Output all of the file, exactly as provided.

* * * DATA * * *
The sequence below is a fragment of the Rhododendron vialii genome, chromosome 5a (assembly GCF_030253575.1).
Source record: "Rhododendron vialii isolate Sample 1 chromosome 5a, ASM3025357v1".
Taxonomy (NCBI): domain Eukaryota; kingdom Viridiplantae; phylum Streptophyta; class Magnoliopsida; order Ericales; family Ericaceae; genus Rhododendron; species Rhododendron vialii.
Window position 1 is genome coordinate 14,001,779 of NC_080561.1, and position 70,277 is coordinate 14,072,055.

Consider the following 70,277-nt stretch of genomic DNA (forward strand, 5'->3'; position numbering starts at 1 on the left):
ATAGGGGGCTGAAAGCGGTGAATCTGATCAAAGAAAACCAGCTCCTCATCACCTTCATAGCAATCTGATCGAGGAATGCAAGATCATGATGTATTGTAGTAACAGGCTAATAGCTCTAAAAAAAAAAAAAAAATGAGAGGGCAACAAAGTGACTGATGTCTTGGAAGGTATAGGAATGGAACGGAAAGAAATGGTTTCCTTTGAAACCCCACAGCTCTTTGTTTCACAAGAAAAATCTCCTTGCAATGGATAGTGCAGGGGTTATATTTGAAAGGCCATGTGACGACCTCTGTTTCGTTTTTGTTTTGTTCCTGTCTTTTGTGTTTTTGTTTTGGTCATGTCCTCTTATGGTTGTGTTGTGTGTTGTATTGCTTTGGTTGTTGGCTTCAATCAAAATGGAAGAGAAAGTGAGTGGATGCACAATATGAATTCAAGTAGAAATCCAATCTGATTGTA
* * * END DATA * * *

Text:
The sequence below is a fragment of the Rhododendron vialii genome, chromosome 5a (assembly GCF_030253575.1).
Source record: "Rhododendron vialii isolate Sample 1 chromosome 5a, ASM3025357v1".
Taxonomy (NCBI): domain Eukaryota; kingdom Viridiplantae; phylum Streptophyta; class Magnoliopsida; order Ericales; family Ericaceae; genus Rhododendron; species Rhododendron vialii.
Window position 1 is genome coordinate 14,001,779 of NC_080561.1, and position 70,277 is coordinate 14,072,055.

Consider the following 70,277-nt stretch of genomic DNA (forward strand, 5'->3'; position numbering starts at 1 on the left):
ATAGGGGGCTGAAAGCGGTGAATCTGATCAAAGAAAACCAGCTCCTCATCACCTTCATAGCAATCTGATCGAGGAATGCAAGATCATGATGTATTGTAGTAACAGGCTAATAGCTCTAAAAAAAAAAAAAAAATGAGAGGGCAACAAAGTGACTGATGTCTTGGAAGGTATAGGAATGGAACGGAAAGAAATGGTTTCCTTTGAAACCCCACAGCTCTTTGTTTCACAAGAAAAATCTCCTTGCAATGGATAGTGCAGGGGTTATATTTGAAAGGCCATGTGACGACCTCTGTTTCGTTTTTGTTTTGTTCCTGTCTTTTGTGTTTTTGTTTTGGTCATGTCCTCTTATGGTTGTGTTGTGTGTTGTATTGCTTTGGTTGTTGGCTTCAATCAAAATGGAAGAGAAAGTGAGTGGATGCACAATATGAATTCAAGTAGAAATCCAATCTGATTGTA